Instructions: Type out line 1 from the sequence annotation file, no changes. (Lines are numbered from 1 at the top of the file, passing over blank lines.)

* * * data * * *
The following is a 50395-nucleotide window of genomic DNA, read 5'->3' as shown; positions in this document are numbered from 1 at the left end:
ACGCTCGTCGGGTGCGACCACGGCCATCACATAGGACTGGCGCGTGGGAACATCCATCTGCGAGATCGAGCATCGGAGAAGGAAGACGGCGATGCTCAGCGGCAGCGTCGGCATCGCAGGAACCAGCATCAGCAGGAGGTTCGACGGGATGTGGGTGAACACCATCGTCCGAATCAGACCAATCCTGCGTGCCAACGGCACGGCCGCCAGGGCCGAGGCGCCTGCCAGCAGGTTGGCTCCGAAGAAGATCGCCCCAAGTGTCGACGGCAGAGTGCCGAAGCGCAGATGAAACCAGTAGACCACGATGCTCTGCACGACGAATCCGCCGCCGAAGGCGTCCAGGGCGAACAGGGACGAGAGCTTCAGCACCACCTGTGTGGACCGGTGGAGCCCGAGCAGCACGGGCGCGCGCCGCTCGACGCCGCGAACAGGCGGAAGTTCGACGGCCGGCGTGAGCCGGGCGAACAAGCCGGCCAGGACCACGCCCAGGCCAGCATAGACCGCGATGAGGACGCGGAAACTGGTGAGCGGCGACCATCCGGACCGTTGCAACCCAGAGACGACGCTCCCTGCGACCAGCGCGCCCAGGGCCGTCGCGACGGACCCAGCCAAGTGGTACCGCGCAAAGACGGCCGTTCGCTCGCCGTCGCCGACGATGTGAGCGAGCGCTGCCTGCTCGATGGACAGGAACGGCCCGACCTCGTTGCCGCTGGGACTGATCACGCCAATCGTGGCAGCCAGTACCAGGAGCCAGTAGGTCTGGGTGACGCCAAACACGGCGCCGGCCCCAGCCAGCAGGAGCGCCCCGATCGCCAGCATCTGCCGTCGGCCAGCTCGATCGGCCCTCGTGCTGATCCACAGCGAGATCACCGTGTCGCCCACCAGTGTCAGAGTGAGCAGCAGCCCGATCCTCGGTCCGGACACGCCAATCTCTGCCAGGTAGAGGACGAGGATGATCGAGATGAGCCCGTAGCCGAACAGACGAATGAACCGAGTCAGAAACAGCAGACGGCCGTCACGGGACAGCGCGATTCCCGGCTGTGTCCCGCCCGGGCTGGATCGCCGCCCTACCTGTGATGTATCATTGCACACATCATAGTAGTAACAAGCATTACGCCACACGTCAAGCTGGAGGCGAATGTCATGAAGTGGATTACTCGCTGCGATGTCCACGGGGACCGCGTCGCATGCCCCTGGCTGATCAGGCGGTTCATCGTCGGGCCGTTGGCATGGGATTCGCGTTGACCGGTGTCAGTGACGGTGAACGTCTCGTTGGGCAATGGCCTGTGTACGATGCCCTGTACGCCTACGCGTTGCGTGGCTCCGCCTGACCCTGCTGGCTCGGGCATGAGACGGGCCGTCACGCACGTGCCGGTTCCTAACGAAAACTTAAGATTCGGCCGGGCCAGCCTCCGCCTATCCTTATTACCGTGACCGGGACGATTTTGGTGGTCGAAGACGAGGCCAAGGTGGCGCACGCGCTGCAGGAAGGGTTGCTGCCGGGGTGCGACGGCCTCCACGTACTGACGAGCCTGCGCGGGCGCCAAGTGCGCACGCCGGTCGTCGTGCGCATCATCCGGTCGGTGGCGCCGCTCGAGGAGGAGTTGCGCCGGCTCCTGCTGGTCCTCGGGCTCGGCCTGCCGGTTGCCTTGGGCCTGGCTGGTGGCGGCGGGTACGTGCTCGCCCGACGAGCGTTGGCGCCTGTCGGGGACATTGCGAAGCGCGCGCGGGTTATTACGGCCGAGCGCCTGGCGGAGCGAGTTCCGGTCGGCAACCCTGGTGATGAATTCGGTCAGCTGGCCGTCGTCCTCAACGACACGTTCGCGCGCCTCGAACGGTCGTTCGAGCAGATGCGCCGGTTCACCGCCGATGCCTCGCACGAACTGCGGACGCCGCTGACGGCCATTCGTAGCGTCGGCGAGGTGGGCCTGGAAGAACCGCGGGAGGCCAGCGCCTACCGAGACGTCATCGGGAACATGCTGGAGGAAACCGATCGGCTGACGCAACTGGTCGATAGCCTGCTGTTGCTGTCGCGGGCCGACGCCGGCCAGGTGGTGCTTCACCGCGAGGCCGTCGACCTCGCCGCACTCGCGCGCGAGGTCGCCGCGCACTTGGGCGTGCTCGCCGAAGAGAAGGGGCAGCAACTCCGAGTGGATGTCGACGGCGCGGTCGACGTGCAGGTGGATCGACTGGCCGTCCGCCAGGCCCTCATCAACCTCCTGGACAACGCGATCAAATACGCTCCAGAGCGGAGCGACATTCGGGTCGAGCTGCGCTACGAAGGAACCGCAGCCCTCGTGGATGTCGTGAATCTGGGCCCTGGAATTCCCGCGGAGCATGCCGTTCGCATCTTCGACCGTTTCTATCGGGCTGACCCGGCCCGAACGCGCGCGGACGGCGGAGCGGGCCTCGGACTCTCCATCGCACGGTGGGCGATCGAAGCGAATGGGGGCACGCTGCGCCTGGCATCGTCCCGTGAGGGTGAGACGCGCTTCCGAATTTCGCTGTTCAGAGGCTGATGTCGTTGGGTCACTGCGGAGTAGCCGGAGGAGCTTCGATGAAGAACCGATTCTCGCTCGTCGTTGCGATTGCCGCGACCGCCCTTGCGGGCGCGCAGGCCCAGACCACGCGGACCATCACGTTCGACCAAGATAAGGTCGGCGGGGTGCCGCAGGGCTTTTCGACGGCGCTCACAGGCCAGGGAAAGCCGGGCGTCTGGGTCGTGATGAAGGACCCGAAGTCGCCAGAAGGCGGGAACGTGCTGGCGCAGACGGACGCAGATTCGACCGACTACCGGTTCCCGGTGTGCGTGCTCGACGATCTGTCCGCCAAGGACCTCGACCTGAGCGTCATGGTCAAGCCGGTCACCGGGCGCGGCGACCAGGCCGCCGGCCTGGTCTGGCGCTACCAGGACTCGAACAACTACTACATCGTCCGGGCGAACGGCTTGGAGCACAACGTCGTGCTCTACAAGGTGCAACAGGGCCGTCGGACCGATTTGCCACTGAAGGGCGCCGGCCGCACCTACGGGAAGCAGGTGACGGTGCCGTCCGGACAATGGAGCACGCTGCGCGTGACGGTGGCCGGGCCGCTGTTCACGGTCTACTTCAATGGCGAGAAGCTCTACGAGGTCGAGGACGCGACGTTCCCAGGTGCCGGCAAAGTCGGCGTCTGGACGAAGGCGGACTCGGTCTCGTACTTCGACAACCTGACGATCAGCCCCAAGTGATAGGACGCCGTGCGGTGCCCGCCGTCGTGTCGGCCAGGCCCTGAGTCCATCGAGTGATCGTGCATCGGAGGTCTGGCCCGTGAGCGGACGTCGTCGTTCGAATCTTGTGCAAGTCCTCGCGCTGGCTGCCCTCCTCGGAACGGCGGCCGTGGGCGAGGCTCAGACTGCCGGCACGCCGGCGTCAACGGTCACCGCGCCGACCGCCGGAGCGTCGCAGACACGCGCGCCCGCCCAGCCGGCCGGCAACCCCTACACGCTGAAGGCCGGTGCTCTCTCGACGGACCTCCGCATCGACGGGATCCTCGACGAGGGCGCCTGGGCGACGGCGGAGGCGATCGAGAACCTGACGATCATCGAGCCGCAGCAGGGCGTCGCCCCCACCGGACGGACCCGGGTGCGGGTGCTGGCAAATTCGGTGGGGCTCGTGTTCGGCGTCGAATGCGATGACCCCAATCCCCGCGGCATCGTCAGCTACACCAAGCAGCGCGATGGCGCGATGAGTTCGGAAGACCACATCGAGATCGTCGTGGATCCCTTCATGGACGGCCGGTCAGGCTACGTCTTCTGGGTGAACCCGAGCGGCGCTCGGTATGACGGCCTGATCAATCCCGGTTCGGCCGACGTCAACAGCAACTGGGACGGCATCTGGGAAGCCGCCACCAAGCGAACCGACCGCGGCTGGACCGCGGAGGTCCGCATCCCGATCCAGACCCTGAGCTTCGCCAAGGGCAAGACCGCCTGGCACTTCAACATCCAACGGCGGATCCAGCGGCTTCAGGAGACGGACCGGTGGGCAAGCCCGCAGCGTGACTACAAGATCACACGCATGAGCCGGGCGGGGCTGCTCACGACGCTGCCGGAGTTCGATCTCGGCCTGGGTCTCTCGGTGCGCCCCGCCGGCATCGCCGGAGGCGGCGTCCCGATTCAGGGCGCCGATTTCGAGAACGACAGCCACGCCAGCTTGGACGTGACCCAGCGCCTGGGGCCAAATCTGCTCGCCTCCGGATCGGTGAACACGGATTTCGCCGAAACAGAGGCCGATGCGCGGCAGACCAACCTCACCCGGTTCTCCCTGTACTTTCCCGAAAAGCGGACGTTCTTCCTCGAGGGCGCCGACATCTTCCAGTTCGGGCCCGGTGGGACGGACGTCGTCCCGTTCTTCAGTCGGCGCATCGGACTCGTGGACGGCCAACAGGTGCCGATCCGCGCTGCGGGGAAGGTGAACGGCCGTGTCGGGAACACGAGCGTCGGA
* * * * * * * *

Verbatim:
The following is a 50395-nucleotide window of genomic DNA, read 5'->3' as shown; positions in this document are numbered from 1 at the left end: